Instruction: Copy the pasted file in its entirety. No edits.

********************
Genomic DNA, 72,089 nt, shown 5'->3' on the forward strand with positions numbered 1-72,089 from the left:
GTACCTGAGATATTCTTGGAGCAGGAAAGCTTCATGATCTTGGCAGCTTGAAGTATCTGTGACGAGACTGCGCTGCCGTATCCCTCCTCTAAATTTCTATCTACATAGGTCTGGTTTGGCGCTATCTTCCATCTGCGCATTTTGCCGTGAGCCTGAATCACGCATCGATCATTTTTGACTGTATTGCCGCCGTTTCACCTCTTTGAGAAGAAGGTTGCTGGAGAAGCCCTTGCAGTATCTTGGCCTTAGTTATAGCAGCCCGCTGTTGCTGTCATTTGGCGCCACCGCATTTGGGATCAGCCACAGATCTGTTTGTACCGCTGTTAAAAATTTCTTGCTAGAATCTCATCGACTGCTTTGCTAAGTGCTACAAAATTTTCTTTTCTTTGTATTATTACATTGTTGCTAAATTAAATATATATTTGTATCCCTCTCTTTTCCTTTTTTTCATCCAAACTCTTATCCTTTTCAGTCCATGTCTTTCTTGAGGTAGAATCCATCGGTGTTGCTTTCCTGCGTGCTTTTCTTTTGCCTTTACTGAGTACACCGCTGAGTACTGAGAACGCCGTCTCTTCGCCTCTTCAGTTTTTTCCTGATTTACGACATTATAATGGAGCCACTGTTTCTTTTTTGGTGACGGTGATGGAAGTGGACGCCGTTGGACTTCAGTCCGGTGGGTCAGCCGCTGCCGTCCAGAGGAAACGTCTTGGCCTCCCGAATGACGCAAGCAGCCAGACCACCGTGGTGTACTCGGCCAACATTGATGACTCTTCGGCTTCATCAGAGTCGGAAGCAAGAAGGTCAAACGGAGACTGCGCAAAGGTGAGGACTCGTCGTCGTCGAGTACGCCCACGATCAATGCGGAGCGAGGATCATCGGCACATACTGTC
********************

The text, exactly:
Genomic DNA, 72,089 nt, shown 5'->3' on the forward strand with positions numbered 1-72,089 from the left:
GTACCTGAGATATTCTTGGAGCAGGAAAGCTTCATGATCTTGGCAGCTTGAAGTATCTGTGACGAGACTGCGCTGCCGTATCCCTCCTCTAAATTTCTATCTACATAGGTCTGGTTTGGCGCTATCTTCCATCTGCGCATTTTGCCGTGAGCCTGAATCACGCATCGATCATTTTTGACTGTATTGCCGCCGTTTCACCTCTTTGAGAAGAAGGTTGCTGGAGAAGCCCTTGCAGTATCTTGGCCTTAGTTATAGCAGCCCGCTGTTGCTGTCATTTGGCGCCACCGCATTTGGGATCAGCCACAGATCTGTTTGTACCGCTGTTAAAAATTTCTTGCTAGAATCTCATCGACTGCTTTGCTAAGTGCTACAAAATTTTCTTTTCTTTGTATTATTACATTGTTGCTAAATTAAATATATATTTGTATCCCTCTCTTTTCCTTTTTTTCATCCAAACTCTTATCCTTTTCAGTCCATGTCTTTCTTGAGGTAGAATCCATCGGTGTTGCTTTCCTGCGTGCTTTTCTTTTGCCTTTACTGAGTACACCGCTGAGTACTGAGAACGCCGTCTCTTCGCCTCTTCAGTTTTTTCCTGATTTACGACATTATAATGGAGCCACTGTTTCTTTTTTGGTGACGGTGATGGAAGTGGACGCCGTTGGACTTCAGTCCGGTGGGTCAGCCGCTGCCGTCCAGAGGAAACGTCTTGGCCTCCCGAATGACGCAAGCAGCCAGACCACCGTGGTGTACTCGGCCAACATTGATGACTCTTCGGCTTCATCAGAGTCGGAAGCAAGAAGGTCAAACGGAGACTGCGCAAAGGTGAGGACTCGTCGTCGTCGAGTACGCCCACGATCAATGCGGAGCGAGGATCATCGGCACATACTGTC